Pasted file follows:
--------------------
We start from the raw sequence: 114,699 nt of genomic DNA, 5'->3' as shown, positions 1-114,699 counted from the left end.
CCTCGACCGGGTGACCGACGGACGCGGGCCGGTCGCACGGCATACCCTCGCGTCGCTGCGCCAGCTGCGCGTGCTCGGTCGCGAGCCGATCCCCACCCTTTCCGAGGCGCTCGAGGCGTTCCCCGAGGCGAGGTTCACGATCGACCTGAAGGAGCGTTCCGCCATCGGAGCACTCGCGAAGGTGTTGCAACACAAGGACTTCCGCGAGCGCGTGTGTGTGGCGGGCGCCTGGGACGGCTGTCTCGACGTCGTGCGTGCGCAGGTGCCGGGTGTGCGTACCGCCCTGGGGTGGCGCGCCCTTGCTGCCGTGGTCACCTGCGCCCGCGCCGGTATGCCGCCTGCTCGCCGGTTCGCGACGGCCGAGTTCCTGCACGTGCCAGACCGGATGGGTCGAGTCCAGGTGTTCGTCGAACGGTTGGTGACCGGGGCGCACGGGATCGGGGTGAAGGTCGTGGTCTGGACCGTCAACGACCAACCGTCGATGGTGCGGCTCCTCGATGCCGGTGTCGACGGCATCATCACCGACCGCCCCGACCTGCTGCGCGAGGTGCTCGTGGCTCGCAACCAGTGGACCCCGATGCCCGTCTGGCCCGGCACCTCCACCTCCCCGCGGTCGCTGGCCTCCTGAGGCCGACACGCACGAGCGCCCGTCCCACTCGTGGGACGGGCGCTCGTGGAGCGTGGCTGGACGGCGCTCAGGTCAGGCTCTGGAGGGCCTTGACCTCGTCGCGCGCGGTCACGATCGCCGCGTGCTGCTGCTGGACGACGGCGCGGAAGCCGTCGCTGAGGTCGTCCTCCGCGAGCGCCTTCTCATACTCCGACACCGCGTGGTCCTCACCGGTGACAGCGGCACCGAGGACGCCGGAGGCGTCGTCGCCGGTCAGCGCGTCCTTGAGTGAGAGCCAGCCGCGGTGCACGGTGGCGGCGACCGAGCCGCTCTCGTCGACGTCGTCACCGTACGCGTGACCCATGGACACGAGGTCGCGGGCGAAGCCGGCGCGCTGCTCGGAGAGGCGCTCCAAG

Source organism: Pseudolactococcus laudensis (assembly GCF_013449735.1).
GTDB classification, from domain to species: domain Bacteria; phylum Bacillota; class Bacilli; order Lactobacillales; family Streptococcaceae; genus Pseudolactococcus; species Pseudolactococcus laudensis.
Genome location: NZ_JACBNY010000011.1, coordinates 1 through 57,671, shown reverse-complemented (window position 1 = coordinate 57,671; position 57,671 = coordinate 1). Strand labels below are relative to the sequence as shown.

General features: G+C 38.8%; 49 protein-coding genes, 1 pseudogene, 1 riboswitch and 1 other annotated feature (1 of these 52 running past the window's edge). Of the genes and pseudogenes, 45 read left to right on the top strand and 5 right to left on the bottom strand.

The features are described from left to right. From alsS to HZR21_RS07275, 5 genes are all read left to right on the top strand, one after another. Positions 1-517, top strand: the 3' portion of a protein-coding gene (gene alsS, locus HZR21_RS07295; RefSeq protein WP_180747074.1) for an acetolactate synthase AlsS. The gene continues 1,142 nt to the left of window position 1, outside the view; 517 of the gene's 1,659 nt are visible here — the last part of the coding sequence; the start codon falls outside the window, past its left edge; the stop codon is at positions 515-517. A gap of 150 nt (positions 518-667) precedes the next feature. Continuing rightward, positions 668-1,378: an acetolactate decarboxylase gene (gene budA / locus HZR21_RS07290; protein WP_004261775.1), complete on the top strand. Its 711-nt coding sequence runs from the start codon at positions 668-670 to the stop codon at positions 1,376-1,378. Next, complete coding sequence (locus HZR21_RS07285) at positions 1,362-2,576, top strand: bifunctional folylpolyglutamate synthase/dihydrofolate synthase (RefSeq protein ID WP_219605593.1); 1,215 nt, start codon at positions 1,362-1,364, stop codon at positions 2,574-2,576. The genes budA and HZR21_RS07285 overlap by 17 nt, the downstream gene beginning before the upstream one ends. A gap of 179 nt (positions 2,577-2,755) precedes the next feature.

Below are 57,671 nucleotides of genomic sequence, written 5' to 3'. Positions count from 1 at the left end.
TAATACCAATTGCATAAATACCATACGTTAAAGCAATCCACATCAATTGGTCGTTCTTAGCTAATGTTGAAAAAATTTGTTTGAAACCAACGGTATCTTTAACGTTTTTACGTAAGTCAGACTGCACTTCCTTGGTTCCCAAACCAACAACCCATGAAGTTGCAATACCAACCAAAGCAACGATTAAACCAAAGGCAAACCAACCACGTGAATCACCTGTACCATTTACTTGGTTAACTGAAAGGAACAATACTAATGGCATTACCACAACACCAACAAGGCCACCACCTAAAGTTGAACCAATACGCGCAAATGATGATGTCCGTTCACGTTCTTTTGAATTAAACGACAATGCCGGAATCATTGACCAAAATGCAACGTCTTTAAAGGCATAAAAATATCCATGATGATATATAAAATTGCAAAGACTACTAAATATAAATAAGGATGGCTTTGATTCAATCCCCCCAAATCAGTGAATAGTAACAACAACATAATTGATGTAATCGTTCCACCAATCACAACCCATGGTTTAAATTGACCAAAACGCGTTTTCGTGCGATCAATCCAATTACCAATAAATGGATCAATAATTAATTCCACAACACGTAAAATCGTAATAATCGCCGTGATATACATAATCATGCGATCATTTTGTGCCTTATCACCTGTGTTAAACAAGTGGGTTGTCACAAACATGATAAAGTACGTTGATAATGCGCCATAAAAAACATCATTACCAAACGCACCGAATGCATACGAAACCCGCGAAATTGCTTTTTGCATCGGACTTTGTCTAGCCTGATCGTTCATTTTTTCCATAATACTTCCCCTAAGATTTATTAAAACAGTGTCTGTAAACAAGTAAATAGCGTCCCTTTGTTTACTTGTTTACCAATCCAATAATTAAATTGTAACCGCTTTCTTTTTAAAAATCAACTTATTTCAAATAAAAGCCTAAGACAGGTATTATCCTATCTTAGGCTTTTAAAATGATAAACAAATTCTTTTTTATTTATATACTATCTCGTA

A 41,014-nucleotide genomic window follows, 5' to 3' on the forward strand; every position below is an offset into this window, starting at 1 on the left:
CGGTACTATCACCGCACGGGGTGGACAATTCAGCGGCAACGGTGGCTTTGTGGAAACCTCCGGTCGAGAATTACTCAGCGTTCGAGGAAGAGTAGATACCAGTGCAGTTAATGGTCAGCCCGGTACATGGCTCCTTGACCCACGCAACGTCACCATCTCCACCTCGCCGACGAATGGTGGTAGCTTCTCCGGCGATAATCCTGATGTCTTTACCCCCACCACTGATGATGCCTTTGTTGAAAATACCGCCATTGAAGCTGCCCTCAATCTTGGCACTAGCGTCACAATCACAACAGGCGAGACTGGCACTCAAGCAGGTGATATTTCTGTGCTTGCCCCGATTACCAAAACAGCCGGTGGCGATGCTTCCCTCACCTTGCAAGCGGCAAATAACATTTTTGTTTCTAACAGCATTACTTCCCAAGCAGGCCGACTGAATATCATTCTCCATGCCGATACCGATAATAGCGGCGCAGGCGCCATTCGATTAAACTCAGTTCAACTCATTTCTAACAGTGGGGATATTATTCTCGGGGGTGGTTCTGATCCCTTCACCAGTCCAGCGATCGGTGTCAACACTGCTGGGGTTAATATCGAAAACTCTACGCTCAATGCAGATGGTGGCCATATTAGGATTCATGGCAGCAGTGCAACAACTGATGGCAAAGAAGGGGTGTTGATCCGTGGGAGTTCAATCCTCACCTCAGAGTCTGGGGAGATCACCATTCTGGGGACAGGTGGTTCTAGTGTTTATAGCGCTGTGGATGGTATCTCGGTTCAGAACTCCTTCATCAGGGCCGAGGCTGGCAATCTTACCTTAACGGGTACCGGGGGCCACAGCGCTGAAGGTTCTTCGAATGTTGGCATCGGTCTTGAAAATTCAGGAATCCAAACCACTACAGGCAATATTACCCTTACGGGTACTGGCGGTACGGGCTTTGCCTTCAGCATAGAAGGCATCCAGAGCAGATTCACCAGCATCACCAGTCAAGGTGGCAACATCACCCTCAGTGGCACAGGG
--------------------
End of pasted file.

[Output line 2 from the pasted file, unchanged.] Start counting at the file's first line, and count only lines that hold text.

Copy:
CCTCGACCGGGTGACCGACGGACGCGGGCCGGTCGCACGGCATACCCTCGCGTCGCTGCGCCAGCTGCGCGTGCTCGGTCGCGAGCCGATCCCCACCCTTTCCGAGGCGCTCGAGGCGTTCCCCGAGGCGAGGTTCACGATCGACCTGAAGGAGCGTTCCGCCATCGGAGCACTCGCGAAGGTGTTGCAACACAAGGACTTCCGCGAGCGCGTGTGTGTGGCGGGCGCCTGGGACGGCTGTCTCGACGTCGTGCGTGCGCAGGTGCCGGGTGTGCGTACCGCCCTGGGGTGGCGCGCCCTTGCTGCCGTGGTCACCTGCGCCCGCGCCGGTATGCCGCCTGCTCGCCGGTTCGCGACGGCCGAGTTCCTGCACGTGCCAGACCGGATGGGTCGAGTCCAGGTGTTCGTCGAACGGTTGGTGACCGGGGCGCACGGGATCGGGGTGAAGGTCGTGGTCTGGACCGTCAACGACCAACCGTCGATGGTGCGGCTCCTCGATGCCGGTGTCGACGGCATCATCACCGACCGCCCCGACCTGCTGCGCGAGGTGCTCGTGGCTCGCAACCAGTGGACCCCGATGCCCGTCTGGCCCGGCACCTCCACCTCCCCGCGGTCGCTGGCCTCCTGAGGCCGACACGCACGAGCGCCCGTCCCACTCGTGGGACGGGCGCTCGTGGAGCGTGGCTGGACGGCGCTCAGGTCAGGCTCTGGAGGGCCTTGACCTCGTCGCGCGCGGTCACGATCGCCGCGTGCTGCTGCTGGACGACGGCGCGGAAGCCGTCGCTGAGGTCGTCCTCCGCGAGCGCCTTCTCATACTCCGACACCGCGTGGTCCTCACCGGTGACAGCGGCACCGAGGACGCCGGAGGCGTCGTCGCCGGTCAGCGCGTCCTTGAGTGAGAGCCAGCCGCGGTGCACGGTGGCGGCGACCGAGCCGCTCTCGTCGACGTCGTCACCGTACGCGTGACCCATGGACACGAGGTCGCGGGCGAAGCCGGCGCGCTGCTCGGAGAGGCGCTCCAAG